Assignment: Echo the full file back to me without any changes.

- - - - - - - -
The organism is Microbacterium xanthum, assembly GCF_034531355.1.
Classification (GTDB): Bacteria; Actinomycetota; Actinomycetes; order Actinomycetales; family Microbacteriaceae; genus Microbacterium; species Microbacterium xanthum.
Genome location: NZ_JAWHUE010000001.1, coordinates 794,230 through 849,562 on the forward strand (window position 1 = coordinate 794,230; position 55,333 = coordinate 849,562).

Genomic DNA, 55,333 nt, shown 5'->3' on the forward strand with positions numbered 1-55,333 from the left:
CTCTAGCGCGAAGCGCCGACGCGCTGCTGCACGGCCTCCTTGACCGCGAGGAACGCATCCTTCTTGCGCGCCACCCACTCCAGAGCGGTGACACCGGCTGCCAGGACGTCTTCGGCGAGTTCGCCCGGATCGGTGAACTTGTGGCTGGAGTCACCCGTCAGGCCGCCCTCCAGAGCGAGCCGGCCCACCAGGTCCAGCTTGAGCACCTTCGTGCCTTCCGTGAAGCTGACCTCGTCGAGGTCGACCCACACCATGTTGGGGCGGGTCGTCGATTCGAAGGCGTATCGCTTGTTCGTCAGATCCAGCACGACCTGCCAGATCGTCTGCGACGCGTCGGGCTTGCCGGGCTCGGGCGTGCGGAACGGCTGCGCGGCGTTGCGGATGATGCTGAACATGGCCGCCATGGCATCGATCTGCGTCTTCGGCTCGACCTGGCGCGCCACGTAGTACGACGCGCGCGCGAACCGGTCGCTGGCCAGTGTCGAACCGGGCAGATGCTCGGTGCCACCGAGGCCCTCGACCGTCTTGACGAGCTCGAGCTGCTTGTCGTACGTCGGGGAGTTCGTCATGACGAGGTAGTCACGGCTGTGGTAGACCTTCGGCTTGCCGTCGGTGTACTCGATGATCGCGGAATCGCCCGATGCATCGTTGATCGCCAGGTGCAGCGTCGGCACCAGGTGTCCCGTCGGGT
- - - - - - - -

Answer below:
The organism is Microbacterium xanthum, assembly GCF_034531355.1.
Classification (GTDB): Bacteria; Actinomycetota; Actinomycetes; order Actinomycetales; family Microbacteriaceae; genus Microbacterium; species Microbacterium xanthum.
Genome location: NZ_JAWHUE010000001.1, coordinates 794,230 through 849,562 on the forward strand (window position 1 = coordinate 794,230; position 55,333 = coordinate 849,562).

Genomic DNA, 55,333 nt, shown 5'->3' on the forward strand with positions numbered 1-55,333 from the left:
CTCTAGCGCGAAGCGCCGACGCGCTGCTGCACGGCCTCCTTGACCGCGAGGAACGCATCCTTCTTGCGCGCCACCCACTCCAGAGCGGTGACACCGGCTGCCAGGACGTCTTCGGCGAGTTCGCCCGGATCGGTGAACTTGTGGCTGGAGTCACCCGTCAGGCCGCCCTCCAGAGCGAGCCGGCCCACCAGGTCCAGCTTGAGCACCTTCGTGCCTTCCGTGAAGCTGACCTCGTCGAGGTCGACCCACACCATGTTGGGGCGGGTCGTCGATTCGAAGGCGTATCGCTTGTTCGTCAGATCCAGCACGACCTGCCAGATCGTCTGCGACGCGTCGGGCTTGCCGGGCTCGGGCGTGCGGAACGGCTGCGCGGCGTTGCGGATGATGCTGAACATGGCCGCCATGGCATCGATCTGCGTCTTCGGCTCGACCTGGCGCGCCACGTAGTACGACGCGCGCGCGAACCGGTCGCTGGCCAGTGTCGAACCGGGCAGATGCTCGGTGCCACCGAGGCCCTCGACCGTCTTGACGAGCTCGAGCTGCTTGTCGTACGTCGGGGAGTTCGTCATGACGAGGTAGTCACGGCTGTGGTAGACCTTCGGCTTGCCGTCGGTGTACTCGATGATCGCGGAATCGCCCGATGCATCGTTGATCGCCAGGTGCAGCGTCGGCACCAGGTGTCCCGTCGGGT